Fred Hoyle was an astrophysicist of the first caliber. His main claim to fame was the steady state theory. This theory postulated that the universe had no beginning nor will it end. New stars were forming continuously, filling the void as it was formed by expansion of the universe. Another of his ideas was called Panspermia and it postulated that the precursors of life are scattered throughout space and where ever conditions are favorable to support life they are seeded by the constant exchange of matter carrying these seeds.
As a youngster I read his astronomy books as fast as they came out. "Frontiers of Astronomy " and "The Nature of the Universe" were published in the 50's. I also absorbed his other books which were science fiction. They were astronomy lessons in the form of thought provoking fiction. My favorite was "The Black Cloud". He began the story with an astronomer photographing an interstellar cloud of dust and gas. They can be found in deep sky atlases along the galactic equator. It was calculated to be heading directly towards the solar system, with all the problems you might imagine that would bring. Where this story gets wild is that they discover that the cloud has intelligence. It's organization is based on magnetic fields instead of biological constituents. It travels to star systems to gather energy, replicate, and roam the galaxy.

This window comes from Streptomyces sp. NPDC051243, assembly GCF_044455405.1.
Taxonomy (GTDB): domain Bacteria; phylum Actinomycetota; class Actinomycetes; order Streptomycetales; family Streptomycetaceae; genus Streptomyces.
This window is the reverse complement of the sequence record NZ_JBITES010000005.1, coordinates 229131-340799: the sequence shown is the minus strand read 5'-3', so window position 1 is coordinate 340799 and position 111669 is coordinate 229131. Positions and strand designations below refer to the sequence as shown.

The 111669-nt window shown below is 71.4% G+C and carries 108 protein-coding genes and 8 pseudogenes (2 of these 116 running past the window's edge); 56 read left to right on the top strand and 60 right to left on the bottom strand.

If you can find a copy, published in 1957, it's a fun read. Today, when ever I see one of these dark regions during one of my deep sky sessions, I remember the story and get a little chill at the back of my neck. Fun stuff.
Clear Sky - Rich